Rags to riches tale for neglected Haggis

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Haggis was found with hooves that were so neglected he was unable to walk properly. Today, he is enjoying a wonderful new home and has even completed a fundraising walk to raise funds for other horses in need.

Haggis was found riddled with lice, grossly overweight and showing signs of laminitis. His feet had been left untrimmed for so long that they had curled up and forced him to walk on his heels.

It is thought that Haggis had never had his feet trimmed.
It is thought that Haggis had never had his feet trimmed.

As far as staff at the British-based charity World Horse Welfare could tell, Haggis hadn’t walked properly for years.

The charity’s farrier, Donald Nicol, assessed the neglect that the Shetland from Aboyne, Scotland, had faced.

“His feet were curled right up with so much growth that he was walking right back on his heels. This forced him to roll his feet over onto the outside and made him twist his leg outwards. This put a great deal of pressure onto his legs, causing extreme soreness.

“It wasn’t just his feet that were affected; the problem meant that he had large muscle build up above his hocks because of the way he had to walk to compensate for having his feet so long.

“It caused him suffering all the way up his legs, via his tendons, ligaments and muscle structure; it puts a big strain on all of the components of the leg.

“Once I had trimmed back his feet, it still took him a long while to get used to walking normally again. His feet had probably never been trimmed, so we had to give him pain relief to help him get through that until he got better.”

Haggis embarked on the road to recovery, during which he slowly learned to put his trust in humans.

Haggis was found with two pony friends who had also suffered terribly. One had to be euthanised.

Ramsay Duncan, a local veterinarian from Woodside Veterinary Group in Aboyne, examined Haggis when he first came in.

“He was grossly overweight, a body score condition of 4 and a half, with 5 being grossly obese; you could barely feel any ribs. We needed to manage his diet carefully, so that we could gradually get his weight down. We needed to avoid high-risk laminitis.”

Haggis with Chloe McCutcheon.
Haggis with Chloe McCutcheon.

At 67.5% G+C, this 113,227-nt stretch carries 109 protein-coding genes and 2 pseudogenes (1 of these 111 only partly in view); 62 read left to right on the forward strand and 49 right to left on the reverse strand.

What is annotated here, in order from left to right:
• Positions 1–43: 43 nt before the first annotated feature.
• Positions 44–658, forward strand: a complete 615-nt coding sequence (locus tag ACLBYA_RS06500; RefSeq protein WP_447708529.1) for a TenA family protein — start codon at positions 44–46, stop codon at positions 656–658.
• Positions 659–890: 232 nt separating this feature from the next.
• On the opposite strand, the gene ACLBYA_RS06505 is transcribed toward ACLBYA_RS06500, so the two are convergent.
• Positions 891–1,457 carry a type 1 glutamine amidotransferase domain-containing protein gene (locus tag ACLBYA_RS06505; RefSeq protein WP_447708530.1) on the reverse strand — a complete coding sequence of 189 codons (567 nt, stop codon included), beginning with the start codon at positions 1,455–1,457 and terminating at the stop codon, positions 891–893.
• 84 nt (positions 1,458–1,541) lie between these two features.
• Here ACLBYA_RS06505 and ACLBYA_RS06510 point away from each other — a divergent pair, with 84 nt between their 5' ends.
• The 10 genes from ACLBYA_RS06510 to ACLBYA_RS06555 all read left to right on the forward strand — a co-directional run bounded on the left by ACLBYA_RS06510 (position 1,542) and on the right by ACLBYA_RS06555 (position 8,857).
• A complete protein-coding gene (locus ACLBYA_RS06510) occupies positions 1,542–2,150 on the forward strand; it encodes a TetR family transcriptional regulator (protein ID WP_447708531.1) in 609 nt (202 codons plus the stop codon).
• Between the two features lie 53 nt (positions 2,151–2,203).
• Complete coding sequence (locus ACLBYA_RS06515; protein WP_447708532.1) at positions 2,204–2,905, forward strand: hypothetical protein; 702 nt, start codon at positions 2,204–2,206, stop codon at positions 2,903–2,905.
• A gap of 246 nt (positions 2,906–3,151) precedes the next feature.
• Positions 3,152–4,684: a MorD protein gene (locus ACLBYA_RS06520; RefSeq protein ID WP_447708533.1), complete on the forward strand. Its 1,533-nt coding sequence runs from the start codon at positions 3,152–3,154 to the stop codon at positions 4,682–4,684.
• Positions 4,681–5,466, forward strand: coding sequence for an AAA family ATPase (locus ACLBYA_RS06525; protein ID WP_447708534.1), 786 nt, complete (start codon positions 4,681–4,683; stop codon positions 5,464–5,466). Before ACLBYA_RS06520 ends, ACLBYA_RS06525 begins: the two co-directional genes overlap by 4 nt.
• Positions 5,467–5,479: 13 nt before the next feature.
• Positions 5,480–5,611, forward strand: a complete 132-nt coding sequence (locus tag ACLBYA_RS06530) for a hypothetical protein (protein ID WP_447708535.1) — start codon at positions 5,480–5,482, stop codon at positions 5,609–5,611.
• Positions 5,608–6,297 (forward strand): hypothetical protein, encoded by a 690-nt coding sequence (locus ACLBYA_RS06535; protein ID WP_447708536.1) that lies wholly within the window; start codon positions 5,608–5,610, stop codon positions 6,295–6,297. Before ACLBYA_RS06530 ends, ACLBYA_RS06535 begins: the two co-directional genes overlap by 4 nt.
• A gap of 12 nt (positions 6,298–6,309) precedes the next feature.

The reborn Haggis has even been mingling with royalty. He met the Princess Royal at the charity’s Belwade Farm with Chloe McCutcheon, from the Moray area, who has given him a new home.

McCutcheon had visited World Horse Welfare to view the horses in need of a new home.

“When I saw Haggis I fell in love with him straight away. He was the perfect companion.”

Haggis is now known as the nanny on Chloe’s yard and has even partaken in a sponsored walk for us to help raise money for more horses in the charity’s care. He also won a rosette at a show he attended.

McCutcheon is thrilled to have Haggis complete her family, she says.

“Haggis has been a fantastic companion; they have so many benefits to your yard and just because they are a companion doesn’t mean to say that they’re not used. Haggis has a job. His job is to be a nanny when he needs to be, lead youngsters in and out of trailers – they are the general reliable type on the yard.”

McCutcheon recommended rehoming a horse, saying World Horse Welfare had been helpful throughout the process.

“The staff are very honest about the horse’s backstory and what might be right for you … you just tell them your requirements.”

Haggis’s original owner was prosecuted and banned from keeping animals for life.

 

World Horse Welfare is promoting Rehome a Horse Month. Is takes place throughout April across the country and gives the public a chance to offer a loving home to horses who have had a bad start in life – and in turn make space for the ones in desperate need of help. More information can be found at http://www.worldhorsewelfare.org/rehoming/

 

 

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